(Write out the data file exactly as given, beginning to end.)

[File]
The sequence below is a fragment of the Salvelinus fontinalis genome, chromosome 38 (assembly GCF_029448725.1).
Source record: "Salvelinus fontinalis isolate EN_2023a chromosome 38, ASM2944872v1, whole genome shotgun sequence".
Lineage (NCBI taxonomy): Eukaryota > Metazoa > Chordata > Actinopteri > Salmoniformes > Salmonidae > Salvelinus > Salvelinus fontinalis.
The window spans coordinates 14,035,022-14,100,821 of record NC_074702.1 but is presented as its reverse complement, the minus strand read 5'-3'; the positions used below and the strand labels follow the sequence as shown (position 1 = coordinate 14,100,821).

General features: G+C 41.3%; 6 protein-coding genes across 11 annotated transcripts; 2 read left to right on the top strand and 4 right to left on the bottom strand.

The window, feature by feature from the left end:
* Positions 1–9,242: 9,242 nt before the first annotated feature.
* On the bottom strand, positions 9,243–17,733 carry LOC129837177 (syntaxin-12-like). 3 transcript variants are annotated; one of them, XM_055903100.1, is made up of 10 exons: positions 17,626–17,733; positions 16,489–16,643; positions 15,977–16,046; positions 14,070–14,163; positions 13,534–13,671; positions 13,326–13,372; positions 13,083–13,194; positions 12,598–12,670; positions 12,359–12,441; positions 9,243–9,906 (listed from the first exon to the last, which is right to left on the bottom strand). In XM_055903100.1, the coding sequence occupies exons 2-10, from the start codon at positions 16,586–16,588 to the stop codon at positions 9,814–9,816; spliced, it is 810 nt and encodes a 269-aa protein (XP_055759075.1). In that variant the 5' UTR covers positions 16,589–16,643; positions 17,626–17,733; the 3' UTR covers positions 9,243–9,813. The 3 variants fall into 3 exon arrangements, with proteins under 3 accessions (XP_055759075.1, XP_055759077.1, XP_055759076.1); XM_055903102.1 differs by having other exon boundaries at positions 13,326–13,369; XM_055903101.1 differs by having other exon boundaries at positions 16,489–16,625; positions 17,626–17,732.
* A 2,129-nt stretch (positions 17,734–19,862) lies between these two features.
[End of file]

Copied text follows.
The sequence below is a fragment of the Salvelinus fontinalis genome, chromosome 38 (assembly GCF_029448725.1).
Source record: "Salvelinus fontinalis isolate EN_2023a chromosome 38, ASM2944872v1, whole genome shotgun sequence".
Lineage (NCBI taxonomy): Eukaryota > Metazoa > Chordata > Actinopteri > Salmoniformes > Salmonidae > Salvelinus > Salvelinus fontinalis.
The window spans coordinates 14,035,022-14,100,821 of record NC_074702.1 but is presented as its reverse complement, the minus strand read 5'-3'; the positions used below and the strand labels follow the sequence as shown (position 1 = coordinate 14,100,821).

General features: G+C 41.3%; 6 protein-coding genes across 11 annotated transcripts; 2 read left to right on the top strand and 4 right to left on the bottom strand.

The window, feature by feature from the left end:
* Positions 1–9,242: 9,242 nt before the first annotated feature.
* On the bottom strand, positions 9,243–17,733 carry LOC129837177 (syntaxin-12-like). 3 transcript variants are annotated; one of them, XM_055903100.1, is made up of 10 exons: positions 17,626–17,733; positions 16,489–16,643; positions 15,977–16,046; positions 14,070–14,163; positions 13,534–13,671; positions 13,326–13,372; positions 13,083–13,194; positions 12,598–12,670; positions 12,359–12,441; positions 9,243–9,906 (listed from the first exon to the last, which is right to left on the bottom strand). In XM_055903100.1, the coding sequence occupies exons 2-10, from the start codon at positions 16,586–16,588 to the stop codon at positions 9,814–9,816; spliced, it is 810 nt and encodes a 269-aa protein (XP_055759075.1). In that variant the 5' UTR covers positions 16,589–16,643; positions 17,626–17,733; the 3' UTR covers positions 9,243–9,813. The 3 variants fall into 3 exon arrangements, with proteins under 3 accessions (XP_055759075.1, XP_055759077.1, XP_055759076.1); XM_055903102.1 differs by having other exon boundaries at positions 13,326–13,369; XM_055903101.1 differs by having other exon boundaries at positions 16,489–16,625; positions 17,626–17,732.
* A 2,129-nt stretch (positions 17,734–19,862) lies between these two features.